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Dr Christoph Bartneck has studied all 6000 Lego mini-figures and said the number of happy faces had decreased while the number of angry faces had grown.
He said children who grew up with Lego today would not only remember smiley faces on mini-figures, but also anger and fear, as the toymaker introduced more conflict-based themes.
The move away from positive faces could have an impact on how children play, Dr Bartneck said.
"It is important to study how to create appropriate expressions and how these expressions are perceived by the users. Children's toys and how they are perceived can have a significant impact on children."
Dr Bartneck said Lego began producing a greater variety of faces in the 1990s, and the number of new faces is increasing steadily.
Happiness and anger were the most common facial expression.
"We considered the distribution of faces across emotional categories in the context of the Lego themes. Most mini-figures are released in sets that belong to a certain theme, such as Pirates or Harry Potter," he said.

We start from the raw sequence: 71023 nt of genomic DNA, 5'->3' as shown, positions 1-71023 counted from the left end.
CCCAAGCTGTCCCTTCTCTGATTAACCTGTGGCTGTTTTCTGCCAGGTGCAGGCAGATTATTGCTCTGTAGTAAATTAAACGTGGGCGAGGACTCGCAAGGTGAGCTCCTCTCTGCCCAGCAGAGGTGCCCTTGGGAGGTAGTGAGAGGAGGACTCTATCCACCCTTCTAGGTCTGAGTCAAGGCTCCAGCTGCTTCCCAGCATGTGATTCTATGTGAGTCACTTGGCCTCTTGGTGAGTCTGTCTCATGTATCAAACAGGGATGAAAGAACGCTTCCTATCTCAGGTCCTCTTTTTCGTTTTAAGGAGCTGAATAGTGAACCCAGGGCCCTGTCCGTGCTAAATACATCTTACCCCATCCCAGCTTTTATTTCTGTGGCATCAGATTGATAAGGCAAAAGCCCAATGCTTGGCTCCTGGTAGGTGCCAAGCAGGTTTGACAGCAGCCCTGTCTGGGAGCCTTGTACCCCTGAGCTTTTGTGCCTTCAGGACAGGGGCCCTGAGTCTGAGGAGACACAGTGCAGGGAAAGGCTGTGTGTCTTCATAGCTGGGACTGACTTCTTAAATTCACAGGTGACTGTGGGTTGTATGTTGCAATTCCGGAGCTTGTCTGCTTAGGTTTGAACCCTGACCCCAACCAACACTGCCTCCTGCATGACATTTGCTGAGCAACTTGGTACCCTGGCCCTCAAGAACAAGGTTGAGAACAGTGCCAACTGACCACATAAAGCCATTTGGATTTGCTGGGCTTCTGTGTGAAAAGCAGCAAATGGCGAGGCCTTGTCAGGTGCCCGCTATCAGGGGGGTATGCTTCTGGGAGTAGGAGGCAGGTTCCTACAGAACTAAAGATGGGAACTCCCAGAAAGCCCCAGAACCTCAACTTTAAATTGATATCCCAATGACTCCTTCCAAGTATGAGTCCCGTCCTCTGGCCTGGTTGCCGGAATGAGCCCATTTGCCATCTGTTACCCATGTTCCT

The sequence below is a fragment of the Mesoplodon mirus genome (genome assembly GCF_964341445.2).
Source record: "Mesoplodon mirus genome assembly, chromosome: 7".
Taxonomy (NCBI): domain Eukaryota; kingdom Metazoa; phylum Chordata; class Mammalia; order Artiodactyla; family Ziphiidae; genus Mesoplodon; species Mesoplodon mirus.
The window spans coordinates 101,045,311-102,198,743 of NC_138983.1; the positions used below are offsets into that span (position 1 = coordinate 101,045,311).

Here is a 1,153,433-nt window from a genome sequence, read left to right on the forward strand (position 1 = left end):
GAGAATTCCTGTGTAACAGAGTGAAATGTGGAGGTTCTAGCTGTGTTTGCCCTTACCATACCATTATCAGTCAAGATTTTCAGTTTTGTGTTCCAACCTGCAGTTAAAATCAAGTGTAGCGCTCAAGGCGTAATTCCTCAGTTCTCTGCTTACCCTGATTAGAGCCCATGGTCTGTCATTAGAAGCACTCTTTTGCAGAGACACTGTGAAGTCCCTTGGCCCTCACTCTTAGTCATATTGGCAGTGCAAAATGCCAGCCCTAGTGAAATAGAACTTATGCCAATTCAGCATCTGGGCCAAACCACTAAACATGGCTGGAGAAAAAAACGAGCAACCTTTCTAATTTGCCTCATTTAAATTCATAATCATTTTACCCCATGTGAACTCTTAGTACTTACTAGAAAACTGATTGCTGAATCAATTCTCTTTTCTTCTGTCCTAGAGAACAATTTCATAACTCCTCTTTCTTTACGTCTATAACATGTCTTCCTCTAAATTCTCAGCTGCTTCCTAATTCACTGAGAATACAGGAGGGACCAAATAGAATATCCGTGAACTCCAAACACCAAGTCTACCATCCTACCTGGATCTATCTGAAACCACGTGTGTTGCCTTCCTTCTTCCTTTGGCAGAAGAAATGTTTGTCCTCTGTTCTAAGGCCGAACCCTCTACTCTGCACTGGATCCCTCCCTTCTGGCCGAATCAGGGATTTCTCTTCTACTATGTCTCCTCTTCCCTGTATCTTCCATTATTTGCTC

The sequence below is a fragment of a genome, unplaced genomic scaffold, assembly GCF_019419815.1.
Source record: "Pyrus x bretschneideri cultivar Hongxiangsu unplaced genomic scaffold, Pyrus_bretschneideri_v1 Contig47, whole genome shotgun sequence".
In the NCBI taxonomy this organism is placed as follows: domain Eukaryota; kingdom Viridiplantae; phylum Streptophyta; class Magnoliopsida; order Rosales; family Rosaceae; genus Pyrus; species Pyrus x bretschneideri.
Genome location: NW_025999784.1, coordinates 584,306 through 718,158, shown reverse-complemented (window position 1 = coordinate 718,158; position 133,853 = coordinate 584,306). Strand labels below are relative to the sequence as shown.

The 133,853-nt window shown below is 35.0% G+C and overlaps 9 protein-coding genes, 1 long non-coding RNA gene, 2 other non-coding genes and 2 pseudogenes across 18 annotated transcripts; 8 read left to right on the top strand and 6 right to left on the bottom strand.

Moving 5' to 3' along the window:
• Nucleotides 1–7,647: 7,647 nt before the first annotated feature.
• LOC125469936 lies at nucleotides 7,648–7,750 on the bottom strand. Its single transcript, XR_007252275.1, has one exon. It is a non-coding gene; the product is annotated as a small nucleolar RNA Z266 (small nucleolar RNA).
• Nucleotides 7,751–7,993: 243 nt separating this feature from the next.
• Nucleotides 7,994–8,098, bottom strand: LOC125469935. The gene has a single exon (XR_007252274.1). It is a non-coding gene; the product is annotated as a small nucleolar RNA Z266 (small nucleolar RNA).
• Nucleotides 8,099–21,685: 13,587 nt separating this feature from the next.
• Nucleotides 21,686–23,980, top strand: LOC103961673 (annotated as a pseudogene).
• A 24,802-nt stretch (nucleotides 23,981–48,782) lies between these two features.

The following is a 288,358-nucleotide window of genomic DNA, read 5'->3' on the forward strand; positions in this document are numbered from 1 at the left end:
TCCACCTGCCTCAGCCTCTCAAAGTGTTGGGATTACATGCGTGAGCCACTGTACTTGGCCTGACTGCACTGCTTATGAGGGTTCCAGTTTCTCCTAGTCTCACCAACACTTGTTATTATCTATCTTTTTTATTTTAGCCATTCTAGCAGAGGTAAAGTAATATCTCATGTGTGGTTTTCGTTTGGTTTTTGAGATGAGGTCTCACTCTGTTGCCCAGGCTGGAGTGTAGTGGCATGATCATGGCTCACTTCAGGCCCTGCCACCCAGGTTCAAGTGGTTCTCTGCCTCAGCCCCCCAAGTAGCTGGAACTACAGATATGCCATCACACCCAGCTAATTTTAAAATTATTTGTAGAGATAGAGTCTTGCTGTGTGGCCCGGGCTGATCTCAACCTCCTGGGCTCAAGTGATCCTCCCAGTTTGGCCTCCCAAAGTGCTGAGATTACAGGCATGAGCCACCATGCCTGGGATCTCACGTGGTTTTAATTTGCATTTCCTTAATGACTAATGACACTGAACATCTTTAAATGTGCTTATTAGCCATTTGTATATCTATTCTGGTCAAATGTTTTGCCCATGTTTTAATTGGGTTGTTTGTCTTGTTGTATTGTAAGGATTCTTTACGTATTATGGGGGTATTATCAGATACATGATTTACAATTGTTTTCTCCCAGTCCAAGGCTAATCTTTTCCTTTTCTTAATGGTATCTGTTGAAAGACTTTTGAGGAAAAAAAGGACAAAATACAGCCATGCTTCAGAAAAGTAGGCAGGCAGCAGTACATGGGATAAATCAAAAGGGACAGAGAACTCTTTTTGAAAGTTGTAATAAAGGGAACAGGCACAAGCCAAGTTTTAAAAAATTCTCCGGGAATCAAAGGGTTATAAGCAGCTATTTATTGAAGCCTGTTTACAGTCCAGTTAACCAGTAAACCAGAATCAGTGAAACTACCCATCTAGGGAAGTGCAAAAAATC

"It is our impression that the themes have been increasingly based on conflicts. Often a good force is struggling with a bad one.
"But the facial expressions are not directly matched to good and evil. Even the good characters suffer in their struggle and the villains can have a smug expression. In any case, the variety of faces has increased considerably."
He said while Lego did not specifically produce military themes in its toys, other products were available that provided Lego-compatible weapons.
Designers of toy faces should take care with expressions and test their effect since toys play an important role in the development of children.
"A comic style expression is sufficient to convey a full spectrum of emotions and intensities."
Dr Bartneck, The head of UC's HIT lab, which focuses on human interface technology, will present his findings at the First International Conference on Human-Agent Interaction in Sapporo, Japan on August 7.
The popular construction toy Lego was founded in Denmark in 1932.